A Cosmetics Company Tried to Trademark #MeToo
According to a recent article in TMZ, Hard Candy Cosmetics recently applied to trademark #MeToo, the hashtag created by Tarana Burke. #MeToo was meant to help victims of sexual violence feel that “you can stand up and talk about it” and that “there’s no story that’s unimportant, there’s no person whose experiences shouldn’t be validated.” Hard Candy Cosmetics was going to use it to sell makeup.
Luckily, the public outcry has convinced Hard Candy to drop the application. “Based on several public responses,” they wrote, “we have abandoned the application.”
In a full statement to Bustle, Jerome Falic, the CEO of Hard Candy’s parent company Falic Fashion Group, claimed that they filed the trademark application as part of their work on behalf of a nonprofit organization. “As a brand devoted to women since its inception,” the statement read, “Hard Candy has and will continue to support women’s rights. Hard Candy has always quietly and proudly supported a non-profit organization that directly contributes to many women’s causes.When the trademark application for #metoo was filed, one of our objectives was to bring greater awareness to this important and long overdue movement.”
“We planned to donate 100% of all profits arising from this trademark to #metoo. Based on several public responses, we have abandoned the application. We will continue to support the work of this watershed movement and other causes that respect the dignity of women and all people.”
Partnering with nonprofits is a long-established part of Corporate Social Responsibility programs, and that’s all well and good. With corporate profits at historic highs and corporate taxes at 60-year lows (and wage stagnation for the rest of us!), companies should at the very least be giving back. However, a large corporation trademarking a black woman’s idea in order to ensure that they’re the only corporation who’s using that idea? That’s a big fat NOPE. #MeToo is specifically meant to be a movement that any victim can participate in and speak up with. Trademarking it would be so wrong-headed, so counter to its entire reason for existing. No corporation should get to decide who uses it.
Thankfully, Hard Candy dropped their trademark application, and I appreciate that they responded so quickly to people’s concerns. However, this incident highlights a growing problem that faces the women’s rights movement in this moment. As feminism becomes more accepted, it becomes more popular, and corporations begin to see it as a useful marketing tool. As Andi Zeisler described in her book, We Were Feminists Once, feminism has finally found some mainstream acceptance, and brands are eager to cash in. Feminism now “drives advertising and marketing campaigns for everything from wireless plans to underwear to perfume, presenting what’s long been a movement for social justice as just another consumer choice in a vast market. Individual self-actualization is the goal, shopping more often than not the means, and celebrities the mouthpieces.”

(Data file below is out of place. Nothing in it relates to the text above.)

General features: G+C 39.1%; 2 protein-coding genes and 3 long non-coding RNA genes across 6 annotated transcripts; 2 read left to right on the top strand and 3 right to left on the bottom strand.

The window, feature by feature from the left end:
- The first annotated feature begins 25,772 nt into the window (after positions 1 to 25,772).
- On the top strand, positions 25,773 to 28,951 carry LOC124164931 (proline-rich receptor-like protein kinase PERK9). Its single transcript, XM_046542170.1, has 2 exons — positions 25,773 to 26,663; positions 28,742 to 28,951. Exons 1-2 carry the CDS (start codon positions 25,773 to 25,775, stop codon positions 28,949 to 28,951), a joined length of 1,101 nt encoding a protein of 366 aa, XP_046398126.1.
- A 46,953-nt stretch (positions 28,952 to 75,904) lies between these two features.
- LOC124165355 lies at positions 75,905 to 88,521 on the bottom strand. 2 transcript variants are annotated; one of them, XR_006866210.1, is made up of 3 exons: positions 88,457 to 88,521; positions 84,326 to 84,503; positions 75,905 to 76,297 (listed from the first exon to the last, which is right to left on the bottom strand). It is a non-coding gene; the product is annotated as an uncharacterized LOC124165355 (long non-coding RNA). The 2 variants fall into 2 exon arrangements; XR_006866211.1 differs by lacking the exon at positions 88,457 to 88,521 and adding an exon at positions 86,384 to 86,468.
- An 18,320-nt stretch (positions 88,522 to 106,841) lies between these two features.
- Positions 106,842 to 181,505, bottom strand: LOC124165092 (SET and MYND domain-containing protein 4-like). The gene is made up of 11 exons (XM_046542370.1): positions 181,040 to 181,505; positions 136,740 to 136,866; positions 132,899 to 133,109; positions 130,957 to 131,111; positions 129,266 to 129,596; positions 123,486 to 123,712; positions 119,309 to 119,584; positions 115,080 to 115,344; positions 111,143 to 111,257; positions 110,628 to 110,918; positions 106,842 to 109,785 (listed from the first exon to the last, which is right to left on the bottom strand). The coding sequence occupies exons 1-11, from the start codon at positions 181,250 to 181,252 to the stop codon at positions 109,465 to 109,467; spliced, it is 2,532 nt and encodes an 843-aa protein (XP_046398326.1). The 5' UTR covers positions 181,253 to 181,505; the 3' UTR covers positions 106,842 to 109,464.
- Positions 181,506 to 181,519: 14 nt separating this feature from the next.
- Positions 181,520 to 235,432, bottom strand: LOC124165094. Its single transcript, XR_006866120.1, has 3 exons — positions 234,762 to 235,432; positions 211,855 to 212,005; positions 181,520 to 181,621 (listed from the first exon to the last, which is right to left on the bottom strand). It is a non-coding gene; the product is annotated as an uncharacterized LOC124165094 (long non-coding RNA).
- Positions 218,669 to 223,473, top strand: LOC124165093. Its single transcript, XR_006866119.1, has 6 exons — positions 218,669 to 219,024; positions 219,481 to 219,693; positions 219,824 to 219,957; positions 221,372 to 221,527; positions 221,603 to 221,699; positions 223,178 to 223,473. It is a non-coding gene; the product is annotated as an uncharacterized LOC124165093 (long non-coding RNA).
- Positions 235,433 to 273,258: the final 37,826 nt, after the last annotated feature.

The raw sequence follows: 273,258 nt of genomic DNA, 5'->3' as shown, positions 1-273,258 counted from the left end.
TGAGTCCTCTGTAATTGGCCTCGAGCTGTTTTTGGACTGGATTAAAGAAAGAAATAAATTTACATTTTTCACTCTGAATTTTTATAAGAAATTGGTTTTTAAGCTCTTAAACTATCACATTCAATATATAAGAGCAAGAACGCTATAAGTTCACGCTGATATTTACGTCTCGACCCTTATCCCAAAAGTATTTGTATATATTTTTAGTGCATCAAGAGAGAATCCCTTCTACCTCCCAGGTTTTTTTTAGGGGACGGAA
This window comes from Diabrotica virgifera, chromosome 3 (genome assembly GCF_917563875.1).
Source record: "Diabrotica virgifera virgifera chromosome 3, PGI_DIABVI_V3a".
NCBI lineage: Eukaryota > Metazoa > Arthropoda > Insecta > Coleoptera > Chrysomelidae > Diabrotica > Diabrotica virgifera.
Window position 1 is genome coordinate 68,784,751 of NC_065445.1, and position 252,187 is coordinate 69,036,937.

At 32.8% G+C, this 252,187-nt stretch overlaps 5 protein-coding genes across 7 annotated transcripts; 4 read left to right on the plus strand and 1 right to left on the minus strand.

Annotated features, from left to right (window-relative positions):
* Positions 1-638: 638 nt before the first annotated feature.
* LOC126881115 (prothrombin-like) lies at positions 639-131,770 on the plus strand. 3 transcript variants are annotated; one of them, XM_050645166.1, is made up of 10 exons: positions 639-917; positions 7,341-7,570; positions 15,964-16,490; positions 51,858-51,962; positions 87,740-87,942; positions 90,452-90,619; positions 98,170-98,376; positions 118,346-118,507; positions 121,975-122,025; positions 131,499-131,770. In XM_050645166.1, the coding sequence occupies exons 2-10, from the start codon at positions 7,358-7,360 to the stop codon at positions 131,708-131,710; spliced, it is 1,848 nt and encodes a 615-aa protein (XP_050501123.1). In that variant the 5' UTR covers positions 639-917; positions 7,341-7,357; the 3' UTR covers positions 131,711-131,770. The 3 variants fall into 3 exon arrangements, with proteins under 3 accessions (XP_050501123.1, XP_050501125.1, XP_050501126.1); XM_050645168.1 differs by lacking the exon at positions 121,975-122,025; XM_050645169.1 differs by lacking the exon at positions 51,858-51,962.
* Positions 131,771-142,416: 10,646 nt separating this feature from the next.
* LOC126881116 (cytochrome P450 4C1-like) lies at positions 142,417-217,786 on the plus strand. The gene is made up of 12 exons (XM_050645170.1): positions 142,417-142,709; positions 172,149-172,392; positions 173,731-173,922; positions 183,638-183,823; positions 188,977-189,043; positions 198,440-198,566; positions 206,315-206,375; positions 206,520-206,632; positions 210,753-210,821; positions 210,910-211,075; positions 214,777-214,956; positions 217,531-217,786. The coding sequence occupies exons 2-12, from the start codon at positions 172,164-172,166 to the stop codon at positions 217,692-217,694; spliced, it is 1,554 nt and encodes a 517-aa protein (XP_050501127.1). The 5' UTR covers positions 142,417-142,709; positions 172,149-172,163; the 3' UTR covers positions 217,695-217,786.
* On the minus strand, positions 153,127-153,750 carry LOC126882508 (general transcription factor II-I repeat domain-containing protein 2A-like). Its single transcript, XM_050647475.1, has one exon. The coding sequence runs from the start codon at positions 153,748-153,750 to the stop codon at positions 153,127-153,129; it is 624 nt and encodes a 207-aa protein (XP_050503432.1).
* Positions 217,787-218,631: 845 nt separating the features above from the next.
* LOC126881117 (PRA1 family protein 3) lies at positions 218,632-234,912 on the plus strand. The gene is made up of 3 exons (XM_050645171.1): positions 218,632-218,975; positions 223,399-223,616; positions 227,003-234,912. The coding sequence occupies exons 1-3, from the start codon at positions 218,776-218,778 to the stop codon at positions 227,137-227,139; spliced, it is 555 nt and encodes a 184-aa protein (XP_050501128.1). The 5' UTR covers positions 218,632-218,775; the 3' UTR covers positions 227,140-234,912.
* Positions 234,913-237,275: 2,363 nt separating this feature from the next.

Many of these changes are welcome. When beauty and lingerie brands feature women’s actual bodies in their ads instead of airbrushed and Photoshopped versions of them, that does remove the genuine harm of unrealistic body images from their ad campaigns. When brands try to sell themselves with messages of empowerment rather than sexist stereoypes, that does create a less misogynist media ecosystem. Representation matters, and these smaller changes in marketing do contribute to a less toxic world.
However, feminism also has larger structural goals which don’t fit well with corporate profit-seeking, and a company’s public image doesn’t always map onto its practices. The company that built the Fearless Girl statue was sued for systemic gender discrimination. Companies print “This Is What a Feminist Looks Like” T-shirts in sweatshops. Supposedly feminist CEOs are accused of sexual harassment and sued for firing pregnant employees before and during parental leave. The aims of a company under capitalism are rarely in line with the aims of an inclusive feminist movement that seeks justice, dignity, and autonomy for all women, not just those at the top.
It can feel like a tricky line to navigate, between encouraging companies to adopt more equal, ethical marketing and giving them too much credit for merely cosmetic changes to their operating principles. And it can result in conflicts like this, where a company tries to trademark a movement that was built on the participation of everyone.
While corporations can absolutely play a role in creating a more equal world, when they treat feminism as an exploitable buzzword rather than a movement with concrete social justice goals, they dilute its meaning. When they try to capitalize on the popularity of a movement without recognizing its purpose, they don’t help us move forward. #MeToo was built as a profoundly democratic way to expose systemic sexism and encourage victims to come forward in a world where they’re often pressured to stay silent. It wasn’t built to be trademarked and sold.
(Via Bustle; image: Shutterstock)
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